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The third edition text outlines the basic structure. It provides best practices and practical advice for each stage. The author emphasizes the importance of speed and ways to use the stage-gate approach to deliver timely results, addressing the common criticism that the stage-gate process is inherently inflexible and slow. The 6 F's approach includes flexibility, fuzzy gates, fluidity, focus, facilitation and forever green. The basic risks of an overly rigid gate system are addressed, perhaps over-addressed. There is no in-depth treatment or review of alternate approaches to new product development that make time to market the primary focus.
A significant amount of survey research is presented to define product introduction pitfalls and critical success factors. None of this is surprising, but the many lists provide a framework for product management practitioners to evaluate the effectiveness of their processes.
The book provides several useful decision-making frameworks, including marketing/technology success factors, new to company/market, risks through time, risk/reward grids, gate decisions, and portfolio reviews.
Overall, this is the best new product intro text available. It is addressed to marketing oriented product managers in large corporations, but is useful for anyone playing a role in a new product introduction process.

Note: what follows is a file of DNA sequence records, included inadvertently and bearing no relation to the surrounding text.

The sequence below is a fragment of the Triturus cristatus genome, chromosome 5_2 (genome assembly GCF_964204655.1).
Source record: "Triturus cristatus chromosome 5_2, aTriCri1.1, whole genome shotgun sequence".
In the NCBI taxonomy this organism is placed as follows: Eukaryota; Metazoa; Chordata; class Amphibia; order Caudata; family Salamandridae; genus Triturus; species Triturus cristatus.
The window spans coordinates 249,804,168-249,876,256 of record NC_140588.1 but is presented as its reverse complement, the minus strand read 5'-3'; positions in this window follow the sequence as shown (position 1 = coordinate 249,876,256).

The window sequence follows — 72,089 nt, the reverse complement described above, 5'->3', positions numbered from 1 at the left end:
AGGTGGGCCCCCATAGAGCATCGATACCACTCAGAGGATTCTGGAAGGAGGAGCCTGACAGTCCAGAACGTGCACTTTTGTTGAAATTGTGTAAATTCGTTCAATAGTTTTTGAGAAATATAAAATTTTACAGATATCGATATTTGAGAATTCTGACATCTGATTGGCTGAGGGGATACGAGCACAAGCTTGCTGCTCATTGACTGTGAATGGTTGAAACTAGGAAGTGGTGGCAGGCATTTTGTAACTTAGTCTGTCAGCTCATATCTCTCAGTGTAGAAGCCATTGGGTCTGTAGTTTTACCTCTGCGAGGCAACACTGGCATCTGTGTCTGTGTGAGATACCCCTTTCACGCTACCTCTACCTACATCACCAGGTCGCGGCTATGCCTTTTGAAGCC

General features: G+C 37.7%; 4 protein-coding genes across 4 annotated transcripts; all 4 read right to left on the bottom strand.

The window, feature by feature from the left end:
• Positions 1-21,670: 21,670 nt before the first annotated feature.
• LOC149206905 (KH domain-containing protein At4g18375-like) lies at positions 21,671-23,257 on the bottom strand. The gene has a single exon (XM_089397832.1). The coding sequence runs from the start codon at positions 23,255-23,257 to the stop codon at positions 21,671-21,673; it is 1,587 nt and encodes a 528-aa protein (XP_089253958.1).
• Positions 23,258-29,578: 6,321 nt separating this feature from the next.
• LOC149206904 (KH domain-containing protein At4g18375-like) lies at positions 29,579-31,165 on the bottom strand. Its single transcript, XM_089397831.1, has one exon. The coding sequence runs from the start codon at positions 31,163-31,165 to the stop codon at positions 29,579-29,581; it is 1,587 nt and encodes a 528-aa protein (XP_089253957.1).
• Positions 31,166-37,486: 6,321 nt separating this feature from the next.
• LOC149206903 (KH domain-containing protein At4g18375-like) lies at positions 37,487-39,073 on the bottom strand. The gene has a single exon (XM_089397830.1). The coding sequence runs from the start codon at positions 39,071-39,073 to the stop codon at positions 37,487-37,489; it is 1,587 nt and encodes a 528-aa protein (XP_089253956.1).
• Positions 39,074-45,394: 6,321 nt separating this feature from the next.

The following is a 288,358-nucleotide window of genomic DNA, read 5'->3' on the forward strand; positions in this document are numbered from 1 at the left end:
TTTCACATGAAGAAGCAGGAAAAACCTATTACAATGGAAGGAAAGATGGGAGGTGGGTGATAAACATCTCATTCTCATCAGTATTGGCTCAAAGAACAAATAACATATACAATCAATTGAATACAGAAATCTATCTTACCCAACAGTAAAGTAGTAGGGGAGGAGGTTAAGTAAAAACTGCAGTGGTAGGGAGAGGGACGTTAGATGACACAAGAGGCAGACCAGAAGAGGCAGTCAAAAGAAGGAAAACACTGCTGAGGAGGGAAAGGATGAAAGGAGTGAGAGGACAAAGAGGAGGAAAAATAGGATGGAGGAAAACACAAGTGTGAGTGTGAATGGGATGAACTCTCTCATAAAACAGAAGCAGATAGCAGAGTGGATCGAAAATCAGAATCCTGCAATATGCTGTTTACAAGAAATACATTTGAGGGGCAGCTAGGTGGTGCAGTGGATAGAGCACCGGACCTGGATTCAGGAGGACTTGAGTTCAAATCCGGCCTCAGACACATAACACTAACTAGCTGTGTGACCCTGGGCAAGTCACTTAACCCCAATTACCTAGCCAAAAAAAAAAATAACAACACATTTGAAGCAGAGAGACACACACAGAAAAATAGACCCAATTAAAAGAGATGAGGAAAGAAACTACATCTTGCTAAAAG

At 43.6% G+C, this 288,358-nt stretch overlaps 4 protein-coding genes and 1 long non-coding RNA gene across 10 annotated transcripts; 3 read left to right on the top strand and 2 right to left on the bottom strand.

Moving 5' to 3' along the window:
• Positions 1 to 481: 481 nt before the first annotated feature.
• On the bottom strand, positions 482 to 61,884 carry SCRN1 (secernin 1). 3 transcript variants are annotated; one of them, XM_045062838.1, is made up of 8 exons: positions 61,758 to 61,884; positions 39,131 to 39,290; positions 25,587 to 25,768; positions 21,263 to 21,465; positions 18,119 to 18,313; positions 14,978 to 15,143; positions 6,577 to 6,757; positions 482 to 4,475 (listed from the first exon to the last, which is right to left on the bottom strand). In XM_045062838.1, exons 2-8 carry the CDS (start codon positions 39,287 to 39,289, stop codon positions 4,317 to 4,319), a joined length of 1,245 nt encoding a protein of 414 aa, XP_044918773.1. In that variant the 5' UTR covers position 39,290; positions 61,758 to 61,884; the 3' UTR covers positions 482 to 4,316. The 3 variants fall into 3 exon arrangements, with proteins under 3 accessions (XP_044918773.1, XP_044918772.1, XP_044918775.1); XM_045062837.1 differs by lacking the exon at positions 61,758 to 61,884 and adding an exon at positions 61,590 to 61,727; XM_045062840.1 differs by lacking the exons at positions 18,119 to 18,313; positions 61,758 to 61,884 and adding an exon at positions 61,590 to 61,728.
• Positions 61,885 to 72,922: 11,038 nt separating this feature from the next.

The author promotes a high investment approach to new product development, best fitting a Fortune 200 firm. There are 5 stages, 5 gates, 6 F's, 7 goals, 8 points, 8 key factors and 15 critical success factors. Professor Cooper does not believe in shortcuts.
Start with the stage-gate basics in chapter 5. Digest the other chapters as the need arises.
The book broadly consists of three different parts. The first provides a background, the second provides guidelines for stage-gate and the last looks at strategy.
The first four chapters try to convince the reader that new products and Robert Coopers ideas (stage-gate and the product he sells) are very good ideas. It's full of research 'evidence', but it seems to be coming from the same few sources. Also some of the conclusions from the research evidence are somewhat far fetched, in my opinion. Anyways, it did contain some useful information, like the effort spend on market research in early phases of a product is often not enough.